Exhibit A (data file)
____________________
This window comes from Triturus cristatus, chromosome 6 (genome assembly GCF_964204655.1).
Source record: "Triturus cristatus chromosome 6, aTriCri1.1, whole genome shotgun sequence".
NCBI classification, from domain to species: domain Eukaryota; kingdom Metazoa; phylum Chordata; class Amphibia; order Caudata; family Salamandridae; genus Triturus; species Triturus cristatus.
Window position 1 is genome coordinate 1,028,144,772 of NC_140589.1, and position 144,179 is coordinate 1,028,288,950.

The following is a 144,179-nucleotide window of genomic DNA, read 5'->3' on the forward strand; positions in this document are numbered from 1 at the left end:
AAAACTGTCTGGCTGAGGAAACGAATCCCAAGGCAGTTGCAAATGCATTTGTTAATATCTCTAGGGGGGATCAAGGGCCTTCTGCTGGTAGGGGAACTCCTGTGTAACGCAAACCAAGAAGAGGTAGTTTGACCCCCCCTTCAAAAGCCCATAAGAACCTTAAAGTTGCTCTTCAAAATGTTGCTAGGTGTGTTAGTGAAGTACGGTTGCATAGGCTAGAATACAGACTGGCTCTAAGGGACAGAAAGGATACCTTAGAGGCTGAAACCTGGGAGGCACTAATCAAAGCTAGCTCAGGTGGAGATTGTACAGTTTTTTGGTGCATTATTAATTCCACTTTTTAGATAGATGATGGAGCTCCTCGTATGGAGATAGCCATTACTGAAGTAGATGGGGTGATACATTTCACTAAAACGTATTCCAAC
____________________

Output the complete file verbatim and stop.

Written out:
This window comes from Triturus cristatus, chromosome 6 (genome assembly GCF_964204655.1).
Source record: "Triturus cristatus chromosome 6, aTriCri1.1, whole genome shotgun sequence".
NCBI classification, from domain to species: domain Eukaryota; kingdom Metazoa; phylum Chordata; class Amphibia; order Caudata; family Salamandridae; genus Triturus; species Triturus cristatus.
Window position 1 is genome coordinate 1,028,144,772 of NC_140589.1, and position 144,179 is coordinate 1,028,288,950.

The following is a 144,179-nucleotide window of genomic DNA, read 5'->3' on the forward strand; positions in this document are numbered from 1 at the left end:
AAAACTGTCTGGCTGAGGAAACGAATCCCAAGGCAGTTGCAAATGCATTTGTTAATATCTCTAGGGGGGATCAAGGGCCTTCTGCTGGTAGGGGAACTCCTGTGTAACGCAAACCAAGAAGAGGTAGTTTGACCCCCCCTTCAAAAGCCCATAAGAACCTTAAAGTTGCTCTTCAAAATGTTGCTAGGTGTGTTAGTGAAGTACGGTTGCATAGGCTAGAATACAGACTGGCTCTAAGGGACAGAAAGGATACCTTAGAGGCTGAAACCTGGGAGGCACTAATCAAAGCTAGCTCAGGTGGAGATTGTACAGTTTTTTGGTGCATTATTAATTCCACTTTTTAGATAGATGATGGAGCTCCTCGTATGGAGATAGCCATTACTGAAGTAGATGGGGTGATACATTTCACTAAAACGTATTCCAAC